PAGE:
Letter from US Congressman Richard A. Gephardt to President Bush [October 24, 2002]
The Honorable George W. Bush
The White House
Washington, DC 20500
Dear Mr. President:
Your meeting tomorrow with Chinese President Jiang Zemin in Crawford, Texas is an important opportunity to make progress on the overall U.S. China relationship. Clearly, China is beginning to take some positive steps on global security matters. This weekend the American people will be interested to see if President Jiang makes commitments of support regarding strong United Nations action toward Iraq and effective efforts to address North Korea's nuclear weapons program.
These issues are of critical importance to our nation: however, I hope you will not allow them or China's impending political succession to overshadow the need to press President Jiang on human rights and rule of law issues. I believe our ability to promote China's movement toward a legal framework that respects basic rights will largely determine the stability of the U.S.-China relationship in the decades ahead.
Important objectives like the release of all political prisoners of conscience, increased labor rights, progress on religious freedom, enhancing Internet access and communication, increased regional autonomy and freer overall political expression all need renewed emphasis form your Administration. As our economic and security relationship with China grows, it is more, not less, necessary that China moves toward tangible reform of its political system. And this time of Chinese political transition presents a unique moment of opportunity for progress.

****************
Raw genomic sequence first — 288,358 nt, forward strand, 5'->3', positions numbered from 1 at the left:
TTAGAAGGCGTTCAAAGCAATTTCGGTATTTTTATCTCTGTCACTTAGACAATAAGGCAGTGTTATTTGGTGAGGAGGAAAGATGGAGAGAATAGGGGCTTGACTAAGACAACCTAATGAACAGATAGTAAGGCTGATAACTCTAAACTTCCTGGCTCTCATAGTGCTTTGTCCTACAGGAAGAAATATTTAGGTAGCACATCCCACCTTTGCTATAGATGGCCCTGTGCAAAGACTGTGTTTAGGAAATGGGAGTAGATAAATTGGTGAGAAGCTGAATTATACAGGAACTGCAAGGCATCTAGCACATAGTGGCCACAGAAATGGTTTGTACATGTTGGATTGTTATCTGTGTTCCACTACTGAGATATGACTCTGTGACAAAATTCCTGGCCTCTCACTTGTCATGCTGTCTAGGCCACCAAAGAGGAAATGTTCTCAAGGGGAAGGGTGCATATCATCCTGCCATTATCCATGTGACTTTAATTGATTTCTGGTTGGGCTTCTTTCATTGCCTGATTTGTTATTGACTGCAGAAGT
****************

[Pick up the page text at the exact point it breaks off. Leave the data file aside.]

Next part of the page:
The release of individual political prisoners is always important and welcome. I hope the commitment to release many unfairly imprisoned human rights, religious freedom, labor rights and regional activists occurs tomorrow. However, release of some political prisoners does not negate the need for your Administration to achieve systemic progress on rule of law issues. I remain strongly supportive of American efforts to assist China in legal reform and in developing a modern legal framework. That reform can enhance both human rights of the Chinese people and the development of a Chinese commercial system that enhances opportunities for foreign and domestic businesses.
I am particularly concerned about recent reports of human rights abuses against religious and ethnic groups in China. Activists from the Tibet and Xinjiang regions remain subject to abuse by the Chinese government. Repression of religious groups and movements is still increasing. The peaceful Falun Gong movement has been singled out for harsh repression when it poses no security threat to the Chinese government. These and other violations of international standards must be addressed in our bilateral dialogue.
Thank you in advance for your consideration of these concerns. At tomorrow's meeting, I hope you will attain progress on the range of bilateral political, security and economic issues.
Richard A. Gephardt